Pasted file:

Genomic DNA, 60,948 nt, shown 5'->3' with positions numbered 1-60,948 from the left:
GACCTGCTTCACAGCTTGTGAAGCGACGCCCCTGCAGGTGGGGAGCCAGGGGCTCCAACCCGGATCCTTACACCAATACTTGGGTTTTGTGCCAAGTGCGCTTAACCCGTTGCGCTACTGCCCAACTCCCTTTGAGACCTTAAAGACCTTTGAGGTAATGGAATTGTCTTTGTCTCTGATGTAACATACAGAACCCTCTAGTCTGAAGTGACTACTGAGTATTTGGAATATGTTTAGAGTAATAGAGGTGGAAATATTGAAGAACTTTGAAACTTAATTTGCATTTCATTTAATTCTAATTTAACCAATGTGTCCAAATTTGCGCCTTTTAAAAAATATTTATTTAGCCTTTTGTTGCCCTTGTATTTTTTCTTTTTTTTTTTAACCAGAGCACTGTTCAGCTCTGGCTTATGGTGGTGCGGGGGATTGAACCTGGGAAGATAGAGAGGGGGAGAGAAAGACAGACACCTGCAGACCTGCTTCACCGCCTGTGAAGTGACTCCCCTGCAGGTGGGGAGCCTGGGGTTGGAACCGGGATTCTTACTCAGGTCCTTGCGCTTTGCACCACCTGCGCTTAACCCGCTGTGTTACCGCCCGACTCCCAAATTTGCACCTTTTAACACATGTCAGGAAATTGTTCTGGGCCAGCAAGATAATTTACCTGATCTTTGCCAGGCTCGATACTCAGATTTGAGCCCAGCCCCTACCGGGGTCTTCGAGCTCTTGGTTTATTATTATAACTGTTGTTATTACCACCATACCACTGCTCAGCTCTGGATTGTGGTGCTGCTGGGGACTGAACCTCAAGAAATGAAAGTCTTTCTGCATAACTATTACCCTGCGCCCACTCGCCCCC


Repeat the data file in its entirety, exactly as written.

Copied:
Genomic DNA, 60,948 nt, shown 5'->3' with positions numbered 1-60,948 from the left:
GACCTGCTTCACAGCTTGTGAAGCGACGCCCCTGCAGGTGGGGAGCCAGGGGCTCCAACCCGGATCCTTACACCAATACTTGGGTTTTGTGCCAAGTGCGCTTAACCCGTTGCGCTACTGCCCAACTCCCTTTGAGACCTTAAAGACCTTTGAGGTAATGGAATTGTCTTTGTCTCTGATGTAACATACAGAACCCTCTAGTCTGAAGTGACTACTGAGTATTTGGAATATGTTTAGAGTAATAGAGGTGGAAATATTGAAGAACTTTGAAACTTAATTTGCATTTCATTTAATTCTAATTTAACCAATGTGTCCAAATTTGCGCCTTTTAAAAAATATTTATTTAGCCTTTTGTTGCCCTTGTATTTTTTCTTTTTTTTTTTAACCAGAGCACTGTTCAGCTCTGGCTTATGGTGGTGCGGGGGATTGAACCTGGGAAGATAGAGAGGGGGAGAGAAAGACAGACACCTGCAGACCTGCTTCACCGCCTGTGAAGTGACTCCCCTGCAGGTGGGGAGCCTGGGGTTGGAACCGGGATTCTTACTCAGGTCCTTGCGCTTTGCACCACCTGCGCTTAACCCGCTGTGTTACCGCCCGACTCCCAAATTTGCACCTTTTAACACATGTCAGGAAATTGTTCTGGGCCAGCAAGATAATTTACCTGATCTTTGCCAGGCTCGATACTCAGATTTGAGCCCAGCCCCTACCGGGGTCTTCGAGCTCTTGGTTTATTATTATAACTGTTGTTATTACCACCATACCACTGCTCAGCTCTGGATTGTGGTGCTGCTGGGGACTGAACCTCAAGAAATGAAAGTCTTTCTGCATAACTATTACCCTGCGCCCACTCGCCCCC